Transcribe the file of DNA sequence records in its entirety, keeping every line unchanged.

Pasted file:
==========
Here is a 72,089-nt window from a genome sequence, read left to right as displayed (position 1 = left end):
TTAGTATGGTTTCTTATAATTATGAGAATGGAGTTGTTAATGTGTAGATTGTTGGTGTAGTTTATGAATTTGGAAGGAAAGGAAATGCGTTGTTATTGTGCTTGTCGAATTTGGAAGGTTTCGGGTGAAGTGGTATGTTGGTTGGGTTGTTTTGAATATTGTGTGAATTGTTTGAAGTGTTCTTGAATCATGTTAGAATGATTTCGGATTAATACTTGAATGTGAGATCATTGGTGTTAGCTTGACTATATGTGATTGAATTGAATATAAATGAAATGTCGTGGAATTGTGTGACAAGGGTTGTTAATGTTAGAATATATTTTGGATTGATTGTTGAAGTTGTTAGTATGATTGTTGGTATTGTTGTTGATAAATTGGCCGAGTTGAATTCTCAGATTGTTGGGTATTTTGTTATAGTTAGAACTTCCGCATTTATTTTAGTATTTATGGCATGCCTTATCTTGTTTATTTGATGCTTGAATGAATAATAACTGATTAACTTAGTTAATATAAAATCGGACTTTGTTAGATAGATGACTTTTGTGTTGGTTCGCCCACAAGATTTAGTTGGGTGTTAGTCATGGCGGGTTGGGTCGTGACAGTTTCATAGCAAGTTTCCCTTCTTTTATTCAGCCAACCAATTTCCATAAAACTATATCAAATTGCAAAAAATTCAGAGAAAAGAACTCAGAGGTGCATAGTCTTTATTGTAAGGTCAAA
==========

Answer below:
Here is a 72,089-nt window from a genome sequence, read left to right as displayed (position 1 = left end):
TTAGTATGGTTTCTTATAATTATGAGAATGGAGTTGTTAATGTGTAGATTGTTGGTGTAGTTTATGAATTTGGAAGGAAAGGAAATGCGTTGTTATTGTGCTTGTCGAATTTGGAAGGTTTCGGGTGAAGTGGTATGTTGGTTGGGTTGTTTTGAATATTGTGTGAATTGTTTGAAGTGTTCTTGAATCATGTTAGAATGATTTCGGATTAATACTTGAATGTGAGATCATTGGTGTTAGCTTGACTATATGTGATTGAATTGAATATAAATGAAATGTCGTGGAATTGTGTGACAAGGGTTGTTAATGTTAGAATATATTTTGGATTGATTGTTGAAGTTGTTAGTATGATTGTTGGTATTGTTGTTGATAAATTGGCCGAGTTGAATTCTCAGATTGTTGGGTATTTTGTTATAGTTAGAACTTCCGCATTTATTTTAGTATTTATGGCATGCCTTATCTTGTTTATTTGATGCTTGAATGAATAATAACTGATTAACTTAGTTAATATAAAATCGGACTTTGTTAGATAGATGACTTTTGTGTTGGTTCGCCCACAAGATTTAGTTGGGTGTTAGTCATGGCGGGTTGGGTCGTGACAGTTTCATAGCAAGTTTCCCTTCTTTTATTCAGCCAACCAATTTCCATAAAACTATATCAAATTGCAAAAAATTCAGAGAAAAGAACTCAGAGGTGCATAGTCTTTATTGTAAGGTCAAA